That’s privilege; not running up against barriers built on discrimination against personal characteristics.
That means it’s better to listen to people who do know what it’s like. Not because you can’t imagine, or sympathise, but if all you do is reject views, feelings and requests in favour of “but that sounds like an accusation and makes me feel bad” – how exactly does that help anyone?
It doesn’t, it’s selfish, it’s us wanting to feel comfortable. That’s not the point, when discussing how we’re treated badly by others because of prejudice. So be quiet, and learn.
This is hugely frustrating, when you’ve spent years reading around issues, a life living them, and someone comes to you demanding you explain it to them.
While I’m happy to try to educate in many ways, and try (I’m still here right? I hope I’ve said at least one helpful thing at some point, if not to people commenting then to some readers), what I will not do is drop everything to try to explain something very complex to someone who is openly hostile, demanding, and dismissive.
It’s happened to me on dating sites of all places. Men play a game – as in Musa’s poem – of having a laugh because it’s a debate. Apart from not knowing what a debate really is, they have the luxury of finding it fun to demand this of us, and it’s very, very tiring. Then becoming more hostile when you refuse.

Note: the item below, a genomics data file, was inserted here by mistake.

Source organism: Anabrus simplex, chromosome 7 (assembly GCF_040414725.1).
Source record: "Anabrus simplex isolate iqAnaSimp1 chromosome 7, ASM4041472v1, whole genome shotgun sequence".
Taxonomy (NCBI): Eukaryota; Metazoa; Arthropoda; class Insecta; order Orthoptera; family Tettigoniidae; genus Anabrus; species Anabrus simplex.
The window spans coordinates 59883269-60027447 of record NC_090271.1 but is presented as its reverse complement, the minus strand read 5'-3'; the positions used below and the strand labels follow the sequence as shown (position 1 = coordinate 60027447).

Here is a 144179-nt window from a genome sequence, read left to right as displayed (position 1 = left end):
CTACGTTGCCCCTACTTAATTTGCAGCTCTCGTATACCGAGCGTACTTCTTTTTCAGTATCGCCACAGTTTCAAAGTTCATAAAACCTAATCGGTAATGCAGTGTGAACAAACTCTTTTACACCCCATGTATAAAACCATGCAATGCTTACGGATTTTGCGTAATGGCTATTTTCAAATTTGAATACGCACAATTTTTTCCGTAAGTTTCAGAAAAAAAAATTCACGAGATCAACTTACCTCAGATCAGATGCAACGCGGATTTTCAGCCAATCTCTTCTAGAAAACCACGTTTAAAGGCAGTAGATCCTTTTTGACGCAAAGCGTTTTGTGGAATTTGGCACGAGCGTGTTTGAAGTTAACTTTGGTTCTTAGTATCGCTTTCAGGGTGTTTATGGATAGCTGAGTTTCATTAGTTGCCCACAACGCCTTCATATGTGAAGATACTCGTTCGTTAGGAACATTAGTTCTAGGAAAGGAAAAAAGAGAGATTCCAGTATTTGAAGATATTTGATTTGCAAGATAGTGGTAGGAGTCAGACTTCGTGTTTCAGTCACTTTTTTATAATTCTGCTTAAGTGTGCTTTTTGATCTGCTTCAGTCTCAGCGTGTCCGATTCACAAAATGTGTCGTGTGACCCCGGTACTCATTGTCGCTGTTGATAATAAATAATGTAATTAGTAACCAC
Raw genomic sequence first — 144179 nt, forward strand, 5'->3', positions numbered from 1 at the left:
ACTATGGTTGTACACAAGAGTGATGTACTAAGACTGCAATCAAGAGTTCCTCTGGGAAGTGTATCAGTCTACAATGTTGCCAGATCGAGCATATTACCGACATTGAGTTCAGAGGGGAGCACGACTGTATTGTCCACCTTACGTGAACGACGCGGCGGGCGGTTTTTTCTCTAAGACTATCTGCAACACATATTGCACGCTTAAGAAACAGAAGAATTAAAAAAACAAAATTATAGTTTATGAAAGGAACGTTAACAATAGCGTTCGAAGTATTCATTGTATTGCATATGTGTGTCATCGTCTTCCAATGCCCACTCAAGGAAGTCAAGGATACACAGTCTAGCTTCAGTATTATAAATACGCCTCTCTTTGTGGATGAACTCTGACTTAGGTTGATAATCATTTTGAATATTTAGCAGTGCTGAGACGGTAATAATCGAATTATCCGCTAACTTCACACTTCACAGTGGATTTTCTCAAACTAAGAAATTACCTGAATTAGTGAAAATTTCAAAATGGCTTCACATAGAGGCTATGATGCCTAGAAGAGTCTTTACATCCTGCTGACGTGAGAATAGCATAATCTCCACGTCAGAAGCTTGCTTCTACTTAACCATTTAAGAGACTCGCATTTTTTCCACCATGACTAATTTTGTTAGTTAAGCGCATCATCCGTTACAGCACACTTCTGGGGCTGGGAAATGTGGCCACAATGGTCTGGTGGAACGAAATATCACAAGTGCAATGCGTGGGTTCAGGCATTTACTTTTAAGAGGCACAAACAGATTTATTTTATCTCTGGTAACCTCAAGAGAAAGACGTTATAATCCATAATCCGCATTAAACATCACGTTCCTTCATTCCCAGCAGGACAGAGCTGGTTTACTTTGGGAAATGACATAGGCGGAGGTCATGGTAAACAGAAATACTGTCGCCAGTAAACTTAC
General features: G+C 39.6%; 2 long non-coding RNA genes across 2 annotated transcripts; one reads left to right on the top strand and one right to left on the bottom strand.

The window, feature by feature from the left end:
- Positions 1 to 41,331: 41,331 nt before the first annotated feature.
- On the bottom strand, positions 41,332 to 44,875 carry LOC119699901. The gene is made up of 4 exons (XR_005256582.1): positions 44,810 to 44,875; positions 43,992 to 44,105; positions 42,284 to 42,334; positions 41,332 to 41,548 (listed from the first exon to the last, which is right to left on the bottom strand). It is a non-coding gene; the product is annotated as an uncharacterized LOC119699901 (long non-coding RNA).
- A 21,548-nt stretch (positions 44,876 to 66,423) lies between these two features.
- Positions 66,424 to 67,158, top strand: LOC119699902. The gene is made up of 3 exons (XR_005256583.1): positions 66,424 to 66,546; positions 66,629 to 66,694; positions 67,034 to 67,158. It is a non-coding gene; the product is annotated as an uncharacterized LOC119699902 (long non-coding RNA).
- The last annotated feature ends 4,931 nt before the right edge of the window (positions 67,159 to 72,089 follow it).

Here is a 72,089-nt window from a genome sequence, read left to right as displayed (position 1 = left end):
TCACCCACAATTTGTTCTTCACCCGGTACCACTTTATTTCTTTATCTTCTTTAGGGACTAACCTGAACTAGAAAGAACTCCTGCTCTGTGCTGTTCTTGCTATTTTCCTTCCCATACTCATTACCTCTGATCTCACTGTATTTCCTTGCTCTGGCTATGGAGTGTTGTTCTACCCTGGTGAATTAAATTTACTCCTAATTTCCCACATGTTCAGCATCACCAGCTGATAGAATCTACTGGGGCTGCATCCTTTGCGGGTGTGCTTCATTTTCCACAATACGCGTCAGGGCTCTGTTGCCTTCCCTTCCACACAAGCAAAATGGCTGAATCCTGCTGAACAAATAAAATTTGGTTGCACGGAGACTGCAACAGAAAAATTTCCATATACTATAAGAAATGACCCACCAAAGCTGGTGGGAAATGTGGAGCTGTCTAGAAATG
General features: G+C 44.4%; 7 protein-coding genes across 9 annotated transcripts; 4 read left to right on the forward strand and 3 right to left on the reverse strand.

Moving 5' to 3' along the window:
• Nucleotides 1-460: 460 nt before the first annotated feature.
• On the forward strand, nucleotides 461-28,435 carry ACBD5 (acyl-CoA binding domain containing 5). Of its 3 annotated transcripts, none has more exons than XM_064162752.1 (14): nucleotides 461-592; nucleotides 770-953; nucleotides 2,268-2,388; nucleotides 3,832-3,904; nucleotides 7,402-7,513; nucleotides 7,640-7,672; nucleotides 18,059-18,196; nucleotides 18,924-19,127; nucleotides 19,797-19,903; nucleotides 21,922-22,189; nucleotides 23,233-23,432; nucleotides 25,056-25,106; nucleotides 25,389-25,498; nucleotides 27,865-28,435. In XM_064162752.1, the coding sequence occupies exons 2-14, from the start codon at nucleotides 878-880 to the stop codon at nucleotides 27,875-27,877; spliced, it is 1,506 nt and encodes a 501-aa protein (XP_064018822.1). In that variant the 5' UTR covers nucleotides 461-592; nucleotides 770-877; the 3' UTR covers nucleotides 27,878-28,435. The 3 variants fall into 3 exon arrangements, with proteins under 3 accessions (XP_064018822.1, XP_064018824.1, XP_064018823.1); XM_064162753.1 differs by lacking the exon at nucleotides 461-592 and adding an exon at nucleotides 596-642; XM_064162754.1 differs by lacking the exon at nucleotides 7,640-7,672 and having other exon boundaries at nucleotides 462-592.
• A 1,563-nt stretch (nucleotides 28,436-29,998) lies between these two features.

Because it’s obvious they don’t actually care -they’re just playing with you. Trying to get a rise. Trying to waste your time, waiting to shoot you down with some golden argument they once saw in a meme.
Because it’s not just a game to us, it’s life – we’re trying to understand the unfairness, and to work on it so things don’t have to be so hard. They’re not. They’re just sitting there laughing. And it’s often obvious, and annoying. Then it’s “feminists don’t want to debate me, they have no arguments!”
Oh, we do. And they’re out there. You’ve just made up your mind, and you don’t care about people – you wouldn’t listen, so why should I bother? That’s where men can do the most good – by telling other men when they’re wrong, when they’re being unfair or insulting or unpleasant in any way – showing it’s not acceptable. Because receiving approval means prejudiced behaviour is normalised, whether it’s a laugh (sincere or not) or a permissive silence.
Speak up, it’s the least we can do. Use our privileges positively, to help those without to have easier lives.
Level the playing field.
“You are not being oppressed when another group gains rights you have always had”
- Robot Hugs – Just Because It Doesn’t Affect You Doesn’t Mean It’s Not Oppressive (Everyday Feminism)
- On losing privilege to gain equality
- The questions men don’t have to ask themselves
- On the backlash against over-sensitivity, Greek myths and trigger warnings
- Grayson Perry – Default Man
- “If I admit that hating men is a thing, will you stop turning it into a self-fulfilling prophecy?” – Lindy West
- Straight white male – the lowest difficulty setting there is
- Robot Hugs – Harassment (not seeing it doesn’t mean it isn’t there)
- Toby Morris – On A Plate (how privilege can add up and self-perpetuate)